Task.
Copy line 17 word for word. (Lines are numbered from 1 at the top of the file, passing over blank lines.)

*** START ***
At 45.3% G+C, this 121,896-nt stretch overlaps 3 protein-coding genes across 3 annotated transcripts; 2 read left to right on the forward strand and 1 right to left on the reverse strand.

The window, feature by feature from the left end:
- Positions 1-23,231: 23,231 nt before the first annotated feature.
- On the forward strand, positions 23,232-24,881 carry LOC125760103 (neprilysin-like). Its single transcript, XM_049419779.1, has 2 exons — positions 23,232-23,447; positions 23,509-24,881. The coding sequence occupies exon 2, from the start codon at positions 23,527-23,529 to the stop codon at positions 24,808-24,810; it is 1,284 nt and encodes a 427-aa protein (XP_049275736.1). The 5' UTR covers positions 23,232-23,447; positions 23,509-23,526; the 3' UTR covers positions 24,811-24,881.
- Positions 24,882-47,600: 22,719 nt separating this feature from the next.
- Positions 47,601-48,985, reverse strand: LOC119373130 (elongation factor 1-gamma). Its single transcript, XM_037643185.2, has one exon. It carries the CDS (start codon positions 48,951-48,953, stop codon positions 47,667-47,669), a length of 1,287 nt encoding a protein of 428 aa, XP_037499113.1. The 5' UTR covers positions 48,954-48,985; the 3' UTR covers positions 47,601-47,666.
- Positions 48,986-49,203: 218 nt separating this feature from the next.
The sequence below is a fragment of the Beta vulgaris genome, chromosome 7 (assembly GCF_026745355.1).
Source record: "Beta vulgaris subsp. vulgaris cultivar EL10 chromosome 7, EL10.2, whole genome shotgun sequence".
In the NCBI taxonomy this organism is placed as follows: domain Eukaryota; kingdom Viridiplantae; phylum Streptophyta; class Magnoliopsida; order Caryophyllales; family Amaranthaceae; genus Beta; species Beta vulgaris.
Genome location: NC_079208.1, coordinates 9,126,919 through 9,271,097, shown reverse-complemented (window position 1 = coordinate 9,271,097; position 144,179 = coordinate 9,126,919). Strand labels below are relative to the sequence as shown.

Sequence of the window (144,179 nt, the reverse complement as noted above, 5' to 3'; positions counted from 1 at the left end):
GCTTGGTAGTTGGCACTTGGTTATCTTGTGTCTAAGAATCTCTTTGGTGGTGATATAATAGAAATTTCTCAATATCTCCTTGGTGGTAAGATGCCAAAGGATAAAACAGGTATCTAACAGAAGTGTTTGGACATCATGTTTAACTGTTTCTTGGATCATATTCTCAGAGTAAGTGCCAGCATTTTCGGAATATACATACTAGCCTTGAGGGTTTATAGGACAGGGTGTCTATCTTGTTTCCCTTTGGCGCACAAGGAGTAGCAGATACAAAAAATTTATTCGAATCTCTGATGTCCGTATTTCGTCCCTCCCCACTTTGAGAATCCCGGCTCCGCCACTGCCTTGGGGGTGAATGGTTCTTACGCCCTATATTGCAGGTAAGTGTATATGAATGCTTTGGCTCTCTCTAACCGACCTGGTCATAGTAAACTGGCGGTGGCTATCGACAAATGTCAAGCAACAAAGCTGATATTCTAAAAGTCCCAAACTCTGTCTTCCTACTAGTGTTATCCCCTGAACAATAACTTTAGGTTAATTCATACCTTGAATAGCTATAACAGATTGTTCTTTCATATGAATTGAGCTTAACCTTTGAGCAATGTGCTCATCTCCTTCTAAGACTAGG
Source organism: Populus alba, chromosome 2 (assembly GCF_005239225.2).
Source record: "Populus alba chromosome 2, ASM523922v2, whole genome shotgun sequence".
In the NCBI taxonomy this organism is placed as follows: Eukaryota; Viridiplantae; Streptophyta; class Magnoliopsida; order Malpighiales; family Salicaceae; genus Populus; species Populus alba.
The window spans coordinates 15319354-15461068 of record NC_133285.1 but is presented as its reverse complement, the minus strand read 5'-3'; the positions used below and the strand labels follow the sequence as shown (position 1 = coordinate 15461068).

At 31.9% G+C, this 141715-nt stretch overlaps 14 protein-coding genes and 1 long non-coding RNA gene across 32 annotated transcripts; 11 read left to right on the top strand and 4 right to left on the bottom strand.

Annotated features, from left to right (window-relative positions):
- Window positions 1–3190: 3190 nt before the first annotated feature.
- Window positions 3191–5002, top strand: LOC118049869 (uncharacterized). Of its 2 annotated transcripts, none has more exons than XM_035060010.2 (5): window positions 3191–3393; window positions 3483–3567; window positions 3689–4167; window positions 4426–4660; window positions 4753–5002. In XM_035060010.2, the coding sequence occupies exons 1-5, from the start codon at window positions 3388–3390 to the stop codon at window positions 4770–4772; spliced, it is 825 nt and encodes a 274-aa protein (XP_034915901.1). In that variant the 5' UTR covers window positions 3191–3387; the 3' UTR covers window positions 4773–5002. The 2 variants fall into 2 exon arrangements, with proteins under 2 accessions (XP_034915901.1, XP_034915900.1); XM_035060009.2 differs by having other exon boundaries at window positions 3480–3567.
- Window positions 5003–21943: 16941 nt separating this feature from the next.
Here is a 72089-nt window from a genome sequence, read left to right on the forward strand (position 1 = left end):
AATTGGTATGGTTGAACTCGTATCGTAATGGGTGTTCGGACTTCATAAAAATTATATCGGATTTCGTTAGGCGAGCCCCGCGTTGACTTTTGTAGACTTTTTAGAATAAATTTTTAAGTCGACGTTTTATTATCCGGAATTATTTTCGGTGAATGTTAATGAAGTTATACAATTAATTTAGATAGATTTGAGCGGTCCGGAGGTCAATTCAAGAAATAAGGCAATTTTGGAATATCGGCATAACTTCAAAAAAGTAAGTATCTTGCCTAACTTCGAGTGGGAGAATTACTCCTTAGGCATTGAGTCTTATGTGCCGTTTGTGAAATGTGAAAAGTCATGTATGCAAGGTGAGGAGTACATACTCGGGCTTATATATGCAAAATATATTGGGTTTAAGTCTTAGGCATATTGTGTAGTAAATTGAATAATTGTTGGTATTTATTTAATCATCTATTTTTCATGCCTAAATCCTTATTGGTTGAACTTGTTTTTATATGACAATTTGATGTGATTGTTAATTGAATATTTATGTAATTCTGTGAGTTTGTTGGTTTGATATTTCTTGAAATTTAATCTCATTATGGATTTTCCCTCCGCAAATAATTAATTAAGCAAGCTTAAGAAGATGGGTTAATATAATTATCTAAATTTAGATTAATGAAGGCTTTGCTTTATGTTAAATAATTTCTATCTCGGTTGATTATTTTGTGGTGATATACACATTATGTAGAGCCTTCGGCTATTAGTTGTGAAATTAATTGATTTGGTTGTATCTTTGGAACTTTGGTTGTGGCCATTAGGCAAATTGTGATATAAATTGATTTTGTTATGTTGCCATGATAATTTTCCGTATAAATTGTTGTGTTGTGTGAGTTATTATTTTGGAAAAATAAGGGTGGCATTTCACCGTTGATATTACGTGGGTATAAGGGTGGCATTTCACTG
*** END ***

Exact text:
The window spans coordinates 15319354-15461068 of record NC_133285.1 but is presented as its reverse complement, the minus strand read 5'-3'; the positions used below and the strand labels follow the sequence as shown (position 1 = coordinate 15461068).